Councils Call For New Powers To Tackle “Car Litter Louts”

car-litter-loutsNew powers are being called for by councils to tackle the “staggering and spiralling” problem of car litter louts, who are covering swathes of the country’s roads in rubbish, according to the Local Government Association (LGA). 

Local authorities outside London are currently powerless in fining the nation’s car litter louts because as the law stands they must positively identify who has thrown the litter, which is hugely difficult from a moving vehicle, the LGA has proposed.

The LGA, which represents over 400 councils in England and Wales, is calling for that legal loophole to be closed, giving them the power to fine the owner of the vehicle – regardless of who threw the waste.

This would involve the Government introducing new regulations to bring the rest of the country in line with the capital, where vehicle owners can be fined.

Cllr Peter Box – “It’s time for the lazy, selfish people who toss rubbish from moving cars learn this behaviour is simply unacceptable”

The call comes as research reveals the sheer scale of the problem. A quarter of all motorists have admitted to chucking litter, the LGA states.

It says councils up and down the country currently do everything they can to tackle road rubbish – but it is difficult, dangerous and expensive to clear up.

About 80 tonnes of car litter were collected from just 18 miles of ‘A’ roads in idyllic North Hertfordshire countryside during an annual clear-up. That huge haul is the equivalent of 3,200 wheelie bins or 10,000 sacks of waste.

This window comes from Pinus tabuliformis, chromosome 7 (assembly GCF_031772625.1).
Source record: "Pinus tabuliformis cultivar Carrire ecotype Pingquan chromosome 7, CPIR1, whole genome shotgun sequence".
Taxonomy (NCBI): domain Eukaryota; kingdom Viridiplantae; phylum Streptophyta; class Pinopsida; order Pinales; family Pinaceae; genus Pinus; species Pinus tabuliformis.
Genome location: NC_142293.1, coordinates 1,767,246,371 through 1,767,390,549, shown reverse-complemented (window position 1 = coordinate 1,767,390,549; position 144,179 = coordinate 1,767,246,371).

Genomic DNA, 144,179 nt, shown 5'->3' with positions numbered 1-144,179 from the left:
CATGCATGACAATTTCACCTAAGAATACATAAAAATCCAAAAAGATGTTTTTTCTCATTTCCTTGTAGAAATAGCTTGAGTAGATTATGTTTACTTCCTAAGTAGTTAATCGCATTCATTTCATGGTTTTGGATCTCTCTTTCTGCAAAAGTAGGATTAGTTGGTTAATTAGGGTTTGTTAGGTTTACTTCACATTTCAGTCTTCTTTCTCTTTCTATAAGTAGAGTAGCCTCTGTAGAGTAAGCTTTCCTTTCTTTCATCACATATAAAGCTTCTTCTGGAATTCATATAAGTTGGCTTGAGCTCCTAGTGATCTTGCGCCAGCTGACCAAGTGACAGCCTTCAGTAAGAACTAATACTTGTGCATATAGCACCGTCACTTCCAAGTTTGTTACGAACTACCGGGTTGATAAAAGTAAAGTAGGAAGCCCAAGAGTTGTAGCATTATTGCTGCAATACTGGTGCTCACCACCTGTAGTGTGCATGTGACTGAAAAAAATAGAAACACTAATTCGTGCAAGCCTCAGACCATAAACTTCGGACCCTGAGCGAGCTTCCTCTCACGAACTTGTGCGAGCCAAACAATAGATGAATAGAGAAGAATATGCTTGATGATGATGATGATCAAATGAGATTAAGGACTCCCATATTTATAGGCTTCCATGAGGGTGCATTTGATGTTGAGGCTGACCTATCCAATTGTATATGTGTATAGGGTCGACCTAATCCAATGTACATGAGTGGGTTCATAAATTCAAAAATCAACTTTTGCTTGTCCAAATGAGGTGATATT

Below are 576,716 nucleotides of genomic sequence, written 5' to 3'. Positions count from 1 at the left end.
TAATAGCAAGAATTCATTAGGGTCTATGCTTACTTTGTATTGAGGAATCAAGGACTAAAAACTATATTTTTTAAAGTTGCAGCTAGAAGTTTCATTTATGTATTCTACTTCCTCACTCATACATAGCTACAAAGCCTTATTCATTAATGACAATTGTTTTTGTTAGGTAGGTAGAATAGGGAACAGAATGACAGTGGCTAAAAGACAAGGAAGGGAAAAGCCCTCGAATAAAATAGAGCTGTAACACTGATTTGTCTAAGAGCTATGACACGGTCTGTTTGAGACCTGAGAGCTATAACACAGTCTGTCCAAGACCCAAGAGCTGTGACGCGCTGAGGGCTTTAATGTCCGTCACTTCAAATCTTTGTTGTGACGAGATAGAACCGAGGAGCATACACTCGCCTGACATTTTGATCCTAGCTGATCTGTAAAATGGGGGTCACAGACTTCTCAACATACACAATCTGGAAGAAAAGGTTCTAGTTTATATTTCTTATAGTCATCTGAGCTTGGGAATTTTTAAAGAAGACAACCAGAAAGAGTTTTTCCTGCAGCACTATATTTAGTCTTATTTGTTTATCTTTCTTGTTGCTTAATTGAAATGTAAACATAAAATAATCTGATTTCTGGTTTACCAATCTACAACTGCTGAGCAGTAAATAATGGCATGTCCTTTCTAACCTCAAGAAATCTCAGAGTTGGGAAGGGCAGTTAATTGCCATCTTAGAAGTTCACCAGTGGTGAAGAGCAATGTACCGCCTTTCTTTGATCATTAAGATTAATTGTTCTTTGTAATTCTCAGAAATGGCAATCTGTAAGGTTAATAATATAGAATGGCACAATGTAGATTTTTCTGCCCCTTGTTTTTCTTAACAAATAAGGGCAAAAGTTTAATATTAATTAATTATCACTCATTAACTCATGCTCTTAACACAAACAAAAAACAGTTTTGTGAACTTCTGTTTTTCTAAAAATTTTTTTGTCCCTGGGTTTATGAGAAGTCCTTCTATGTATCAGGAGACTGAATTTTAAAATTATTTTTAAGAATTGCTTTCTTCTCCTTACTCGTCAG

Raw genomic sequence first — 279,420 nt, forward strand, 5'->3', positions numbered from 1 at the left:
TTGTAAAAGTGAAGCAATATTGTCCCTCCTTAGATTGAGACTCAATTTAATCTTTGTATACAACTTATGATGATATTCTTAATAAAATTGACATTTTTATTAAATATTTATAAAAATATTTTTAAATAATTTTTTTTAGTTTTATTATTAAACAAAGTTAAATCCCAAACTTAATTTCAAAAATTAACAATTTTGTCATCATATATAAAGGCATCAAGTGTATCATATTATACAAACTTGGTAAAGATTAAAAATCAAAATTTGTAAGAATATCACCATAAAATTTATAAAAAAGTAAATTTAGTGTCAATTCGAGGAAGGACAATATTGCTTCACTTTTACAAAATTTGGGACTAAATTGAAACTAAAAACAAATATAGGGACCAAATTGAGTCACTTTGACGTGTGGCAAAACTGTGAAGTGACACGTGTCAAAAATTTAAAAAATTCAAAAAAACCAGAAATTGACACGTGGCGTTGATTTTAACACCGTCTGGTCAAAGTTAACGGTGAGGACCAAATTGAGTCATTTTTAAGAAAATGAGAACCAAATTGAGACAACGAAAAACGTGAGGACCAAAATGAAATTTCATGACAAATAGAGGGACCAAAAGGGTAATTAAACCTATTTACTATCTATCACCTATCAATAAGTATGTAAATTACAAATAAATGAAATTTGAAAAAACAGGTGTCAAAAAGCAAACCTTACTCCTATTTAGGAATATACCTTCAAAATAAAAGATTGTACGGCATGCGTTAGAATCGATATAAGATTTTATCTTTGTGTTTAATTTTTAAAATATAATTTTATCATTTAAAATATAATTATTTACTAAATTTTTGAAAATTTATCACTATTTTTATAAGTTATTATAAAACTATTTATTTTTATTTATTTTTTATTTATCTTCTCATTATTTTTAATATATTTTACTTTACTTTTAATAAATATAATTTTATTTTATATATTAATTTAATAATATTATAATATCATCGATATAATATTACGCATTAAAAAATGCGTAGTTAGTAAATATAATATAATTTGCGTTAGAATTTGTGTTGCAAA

Meanwhile, council workers recently recovered 20 tonnes of rubbish, including plastic bottles, drink cans and cigarettes – along just a 16-mile stretch of the A42 in Leicestershire.

And in Dorset, it took the local authority team five nights to clean a five-mile section of the A338, during which they collected nearly two tonnes of rubbish, costing taxpayers £10,000.

LGA Environment spokesman Cllr Peter Box said: “Road litter is a huge and spiralling problem which is threatening to overwhelm some of the nation’s roads. It is difficult – and dangerous – for councils to clear up.

“The litter louts who blight our roads and cost council taxpayers millions in clean-up costs are currently getting away scot free thanks to a legal loophole.

“It’s time for the lazy, selfish people who toss rubbish from moving cars learn this behaviour is simply unacceptable.

“We are calling on the Government to urgently give councils the appropriate powers to tackle this issue head-on.”


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